The global burden of cancer continues to increase largely because of the aging and growth of the world population alongside an increasing adoption of cancer-causing behaviors, particularly smoking, in economically developing countries. Based on the GLOBOCAN 2008 estimates, about 12.7 million cancer cases and 7.6 million cancer deaths are estimated to have occurred in 2008; of these, 56% of the cases and 64% of the deaths occurred in the economically developing world. Breast cancer is the most frequently diagnosed cancer and the leading cause of cancer death among females, accounting for 23% of the total cancer cases and 14% of the cancer deaths. Lung cancer is the leading cancer site in males, comprising 17% of the total new cancer cases and 23% of the total cancer deaths. Breast cancer is now also the leading cause of cancer death among females in economically developing countries, a shift from the previous decade during which the most common cause of cancer death was cervical cancer. Further, the mortality burden for lung cancer among females in developing countries is as high as the burden for cervical cancer, with each accounting for 11% of the total female cancer deaths. Although overall cancer incidence rates in the developing world are half those seen in the developed world in both sexes, the overall cancer mortality rates are generally similar. Cancer survival tends to be poorer in developing countries, most likely because of a combination of a late stage at diagnosis and limited access to timely and standard treatment. A substantial proportion of the worldwide burden of cancer could be prevented through the application of existing cancer control knowledge and by implementing programs for tobacco control, vaccination (for liver and cervical cancers), and early detection and treatment, as well as public health campaigns promoting physical activity and a healthier dietary intake. Clinicians, public health professionals, and policy makers can play an active role in accelerating the application of such interventions globally.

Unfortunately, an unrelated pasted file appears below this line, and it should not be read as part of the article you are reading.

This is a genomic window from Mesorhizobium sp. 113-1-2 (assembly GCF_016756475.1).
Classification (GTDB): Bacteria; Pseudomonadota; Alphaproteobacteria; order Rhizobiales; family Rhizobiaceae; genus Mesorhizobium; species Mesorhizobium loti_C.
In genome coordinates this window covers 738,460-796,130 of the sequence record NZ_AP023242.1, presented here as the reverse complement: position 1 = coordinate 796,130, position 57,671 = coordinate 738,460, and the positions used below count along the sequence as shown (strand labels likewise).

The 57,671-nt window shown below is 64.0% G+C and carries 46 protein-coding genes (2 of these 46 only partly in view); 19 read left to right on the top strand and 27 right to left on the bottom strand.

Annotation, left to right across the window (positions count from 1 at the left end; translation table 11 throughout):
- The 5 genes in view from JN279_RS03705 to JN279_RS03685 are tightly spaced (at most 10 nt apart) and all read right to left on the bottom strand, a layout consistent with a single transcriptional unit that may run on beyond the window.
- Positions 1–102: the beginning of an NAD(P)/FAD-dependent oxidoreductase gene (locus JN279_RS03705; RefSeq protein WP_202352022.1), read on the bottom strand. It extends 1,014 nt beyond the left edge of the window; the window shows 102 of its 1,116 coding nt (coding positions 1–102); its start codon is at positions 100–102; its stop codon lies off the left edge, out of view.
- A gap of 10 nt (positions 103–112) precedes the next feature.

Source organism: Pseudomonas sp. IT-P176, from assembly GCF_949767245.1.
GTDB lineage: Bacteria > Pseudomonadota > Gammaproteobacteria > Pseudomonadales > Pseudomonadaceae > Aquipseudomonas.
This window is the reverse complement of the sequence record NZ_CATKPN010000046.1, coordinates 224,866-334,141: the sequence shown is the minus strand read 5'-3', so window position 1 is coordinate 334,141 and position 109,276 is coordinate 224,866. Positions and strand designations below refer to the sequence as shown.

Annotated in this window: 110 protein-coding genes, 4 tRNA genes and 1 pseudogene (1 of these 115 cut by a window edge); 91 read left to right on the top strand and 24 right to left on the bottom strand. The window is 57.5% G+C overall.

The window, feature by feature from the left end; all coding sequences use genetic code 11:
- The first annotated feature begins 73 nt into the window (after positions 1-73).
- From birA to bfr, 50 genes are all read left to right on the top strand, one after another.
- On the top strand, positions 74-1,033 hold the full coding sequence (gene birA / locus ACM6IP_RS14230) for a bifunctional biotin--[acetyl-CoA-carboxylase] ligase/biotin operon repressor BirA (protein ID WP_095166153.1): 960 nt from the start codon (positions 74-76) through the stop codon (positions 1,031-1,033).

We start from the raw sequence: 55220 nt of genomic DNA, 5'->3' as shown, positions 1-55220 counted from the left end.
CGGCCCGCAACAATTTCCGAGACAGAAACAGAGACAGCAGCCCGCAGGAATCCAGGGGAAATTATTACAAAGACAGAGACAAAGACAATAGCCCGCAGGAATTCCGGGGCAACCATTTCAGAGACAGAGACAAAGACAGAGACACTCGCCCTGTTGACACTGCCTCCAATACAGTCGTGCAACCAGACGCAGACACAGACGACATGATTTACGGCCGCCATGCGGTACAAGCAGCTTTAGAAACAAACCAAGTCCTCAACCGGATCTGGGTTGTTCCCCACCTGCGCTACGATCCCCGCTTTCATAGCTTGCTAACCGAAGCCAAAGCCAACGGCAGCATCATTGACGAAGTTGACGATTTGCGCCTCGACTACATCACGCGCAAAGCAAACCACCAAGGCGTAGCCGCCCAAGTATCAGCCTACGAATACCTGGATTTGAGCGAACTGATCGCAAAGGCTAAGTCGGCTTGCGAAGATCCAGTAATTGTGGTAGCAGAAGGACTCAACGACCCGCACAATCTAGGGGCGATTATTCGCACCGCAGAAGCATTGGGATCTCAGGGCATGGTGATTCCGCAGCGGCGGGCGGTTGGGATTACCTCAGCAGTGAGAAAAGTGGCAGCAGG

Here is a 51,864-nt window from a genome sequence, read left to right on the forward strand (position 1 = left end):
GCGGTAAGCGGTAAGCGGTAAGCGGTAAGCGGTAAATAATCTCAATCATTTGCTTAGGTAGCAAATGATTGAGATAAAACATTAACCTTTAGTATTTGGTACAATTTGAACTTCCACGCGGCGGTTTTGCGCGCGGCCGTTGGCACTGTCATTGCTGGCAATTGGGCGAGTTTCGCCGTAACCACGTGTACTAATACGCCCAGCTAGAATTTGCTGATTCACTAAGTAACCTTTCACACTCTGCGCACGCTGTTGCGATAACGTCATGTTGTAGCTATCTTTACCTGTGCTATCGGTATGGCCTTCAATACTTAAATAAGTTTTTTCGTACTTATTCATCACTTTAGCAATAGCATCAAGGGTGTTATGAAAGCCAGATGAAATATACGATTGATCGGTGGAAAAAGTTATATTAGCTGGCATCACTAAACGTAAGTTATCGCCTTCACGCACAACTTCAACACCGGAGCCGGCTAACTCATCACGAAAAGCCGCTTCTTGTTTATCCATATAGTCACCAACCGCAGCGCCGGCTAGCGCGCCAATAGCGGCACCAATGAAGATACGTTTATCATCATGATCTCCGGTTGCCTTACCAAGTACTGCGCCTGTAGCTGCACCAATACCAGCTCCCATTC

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            Principal components analysis corrects for stratification in genome-wide association studies.